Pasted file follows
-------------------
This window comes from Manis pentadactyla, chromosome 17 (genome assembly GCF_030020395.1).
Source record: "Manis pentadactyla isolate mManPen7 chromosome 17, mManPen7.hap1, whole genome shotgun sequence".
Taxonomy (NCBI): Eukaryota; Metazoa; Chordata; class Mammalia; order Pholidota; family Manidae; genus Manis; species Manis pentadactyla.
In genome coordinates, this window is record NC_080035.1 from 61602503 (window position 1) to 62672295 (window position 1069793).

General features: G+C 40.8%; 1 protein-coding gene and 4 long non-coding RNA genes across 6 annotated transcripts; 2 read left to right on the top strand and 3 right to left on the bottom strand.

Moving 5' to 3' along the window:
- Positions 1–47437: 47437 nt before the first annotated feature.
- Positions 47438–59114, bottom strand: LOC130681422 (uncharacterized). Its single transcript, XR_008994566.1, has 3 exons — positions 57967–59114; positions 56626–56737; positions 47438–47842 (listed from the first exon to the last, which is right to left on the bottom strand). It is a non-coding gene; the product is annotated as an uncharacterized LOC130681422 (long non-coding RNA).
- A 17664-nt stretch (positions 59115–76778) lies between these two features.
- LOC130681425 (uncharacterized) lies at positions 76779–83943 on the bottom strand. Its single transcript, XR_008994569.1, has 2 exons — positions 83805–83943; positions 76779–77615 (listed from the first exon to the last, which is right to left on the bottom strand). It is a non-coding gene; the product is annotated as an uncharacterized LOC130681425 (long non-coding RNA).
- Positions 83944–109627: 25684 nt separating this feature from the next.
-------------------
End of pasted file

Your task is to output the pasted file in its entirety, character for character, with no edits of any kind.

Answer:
This window comes from Manis pentadactyla, chromosome 17 (genome assembly GCF_030020395.1).
Source record: "Manis pentadactyla isolate mManPen7 chromosome 17, mManPen7.hap1, whole genome shotgun sequence".
Taxonomy (NCBI): Eukaryota; Metazoa; Chordata; class Mammalia; order Pholidota; family Manidae; genus Manis; species Manis pentadactyla.
In genome coordinates, this window is record NC_080035.1 from 61602503 (window position 1) to 62672295 (window position 1069793).

General features: G+C 40.8%; 1 protein-coding gene and 4 long non-coding RNA genes across 6 annotated transcripts; 2 read left to right on the top strand and 3 right to left on the bottom strand.

Moving 5' to 3' along the window:
- Positions 1–47437: 47437 nt before the first annotated feature.
- Positions 47438–59114, bottom strand: LOC130681422 (uncharacterized). Its single transcript, XR_008994566.1, has 3 exons — positions 57967–59114; positions 56626–56737; positions 47438–47842 (listed from the first exon to the last, which is right to left on the bottom strand). It is a non-coding gene; the product is annotated as an uncharacterized LOC130681422 (long non-coding RNA).
- A 17664-nt stretch (positions 59115–76778) lies between these two features.
- LOC130681425 (uncharacterized) lies at positions 76779–83943 on the bottom strand. Its single transcript, XR_008994569.1, has 2 exons — positions 83805–83943; positions 76779–77615 (listed from the first exon to the last, which is right to left on the bottom strand). It is a non-coding gene; the product is annotated as an uncharacterized LOC130681425 (long non-coding RNA).
- Positions 83944–109627: 25684 nt separating this feature from the next.